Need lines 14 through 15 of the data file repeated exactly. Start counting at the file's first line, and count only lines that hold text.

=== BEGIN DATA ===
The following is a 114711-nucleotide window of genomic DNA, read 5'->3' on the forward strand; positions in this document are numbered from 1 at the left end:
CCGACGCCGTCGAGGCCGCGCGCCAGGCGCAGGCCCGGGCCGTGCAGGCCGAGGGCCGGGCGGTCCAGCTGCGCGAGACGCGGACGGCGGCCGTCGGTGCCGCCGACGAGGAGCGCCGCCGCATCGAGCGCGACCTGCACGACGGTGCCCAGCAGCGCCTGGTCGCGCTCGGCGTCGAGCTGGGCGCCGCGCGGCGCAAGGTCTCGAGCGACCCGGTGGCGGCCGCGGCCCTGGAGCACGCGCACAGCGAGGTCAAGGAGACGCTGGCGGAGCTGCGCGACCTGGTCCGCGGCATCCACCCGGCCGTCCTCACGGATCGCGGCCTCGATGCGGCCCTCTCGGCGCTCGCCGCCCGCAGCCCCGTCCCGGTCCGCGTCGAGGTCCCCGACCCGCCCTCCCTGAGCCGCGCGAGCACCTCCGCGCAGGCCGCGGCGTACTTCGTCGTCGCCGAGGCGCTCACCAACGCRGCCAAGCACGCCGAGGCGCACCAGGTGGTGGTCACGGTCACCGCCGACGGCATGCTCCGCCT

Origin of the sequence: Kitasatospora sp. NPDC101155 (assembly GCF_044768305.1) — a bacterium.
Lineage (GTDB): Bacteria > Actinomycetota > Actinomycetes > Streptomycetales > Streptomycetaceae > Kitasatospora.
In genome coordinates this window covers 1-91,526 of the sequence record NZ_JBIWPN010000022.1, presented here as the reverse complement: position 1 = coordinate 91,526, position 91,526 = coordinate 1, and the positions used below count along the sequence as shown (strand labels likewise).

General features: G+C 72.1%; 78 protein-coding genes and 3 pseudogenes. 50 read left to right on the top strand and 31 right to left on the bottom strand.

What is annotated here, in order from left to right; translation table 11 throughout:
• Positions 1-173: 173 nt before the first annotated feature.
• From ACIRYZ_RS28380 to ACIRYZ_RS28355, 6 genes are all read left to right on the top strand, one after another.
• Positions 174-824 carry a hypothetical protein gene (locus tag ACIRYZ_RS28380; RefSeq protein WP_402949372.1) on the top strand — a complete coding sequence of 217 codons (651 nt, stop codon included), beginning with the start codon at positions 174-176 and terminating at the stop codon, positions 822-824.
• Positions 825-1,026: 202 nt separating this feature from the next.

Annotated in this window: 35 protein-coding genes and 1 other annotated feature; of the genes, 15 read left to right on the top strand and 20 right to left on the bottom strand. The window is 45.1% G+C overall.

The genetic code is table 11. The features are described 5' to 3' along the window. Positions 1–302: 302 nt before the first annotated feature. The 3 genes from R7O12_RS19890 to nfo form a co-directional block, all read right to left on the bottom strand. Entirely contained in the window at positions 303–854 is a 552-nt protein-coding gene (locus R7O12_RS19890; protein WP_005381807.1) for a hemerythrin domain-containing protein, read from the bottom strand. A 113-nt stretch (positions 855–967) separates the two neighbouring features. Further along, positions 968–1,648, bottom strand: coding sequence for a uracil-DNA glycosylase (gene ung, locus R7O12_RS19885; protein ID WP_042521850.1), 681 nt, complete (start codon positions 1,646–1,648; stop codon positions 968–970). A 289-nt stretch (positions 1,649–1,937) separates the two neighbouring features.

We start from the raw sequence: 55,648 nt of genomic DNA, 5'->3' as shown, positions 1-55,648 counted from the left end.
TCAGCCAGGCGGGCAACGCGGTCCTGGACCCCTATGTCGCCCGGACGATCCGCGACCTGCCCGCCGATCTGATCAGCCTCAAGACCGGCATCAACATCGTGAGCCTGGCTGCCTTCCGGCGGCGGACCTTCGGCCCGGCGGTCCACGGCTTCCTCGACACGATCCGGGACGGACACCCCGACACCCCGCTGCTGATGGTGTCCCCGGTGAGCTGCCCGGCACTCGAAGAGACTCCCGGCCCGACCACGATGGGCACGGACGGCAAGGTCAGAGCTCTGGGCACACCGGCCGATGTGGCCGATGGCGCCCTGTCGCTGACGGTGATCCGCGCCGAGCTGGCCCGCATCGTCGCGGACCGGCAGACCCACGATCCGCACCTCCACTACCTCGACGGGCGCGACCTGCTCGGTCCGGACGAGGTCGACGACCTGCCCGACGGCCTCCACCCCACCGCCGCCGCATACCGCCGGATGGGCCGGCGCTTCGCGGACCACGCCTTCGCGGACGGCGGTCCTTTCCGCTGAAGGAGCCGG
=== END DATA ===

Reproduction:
We start from the raw sequence: 55,648 nt of genomic DNA, 5'->3' as shown, positions 1-55,648 counted from the left end.
TCAGCCAGGCGGGCAACGCGGTCCTGGACCCCTATGTCGCCCGGACGATCCGCGACCTGCCCGCCGATCTGATCAGCCTCAAGACCGGCATCAACATCGTGAGCCTGGCTGCCTTCCGGCGGCGGACCTTCGGCCCGGCGGTCCACGGCTTCCTCGACACGATCCGGGACGGACACCCCGACACCCCGCTGCTGATGGTGTCCCCGGTGAGCTGCCCGGCACTCGAAGAGACTCCCGGCCCGACCACGATGGGCACGGACGGCAAGGTCAGAGCTCTGGGCACACCGGCCGATGTGGCCGATGGCGCCCTGTCGCTGACGGTGATCCGCGCCGAGCTGGCCCGCATCGTCGCGGACCGGCAGACCCACGATCCGCACCTCCACTACCTCGACGGGCGCGACCTGCTCGGTCCGGACGAGGTCGACGACCTGCCCGACGGCCTCCACCCCACCGCCGCCGCATACCGCCGGATGGGCCGGCGCTTCGCGGACCACGCCTTCGCGGACGGCGGTCCTTTCCGCTGAAGGAGCCGG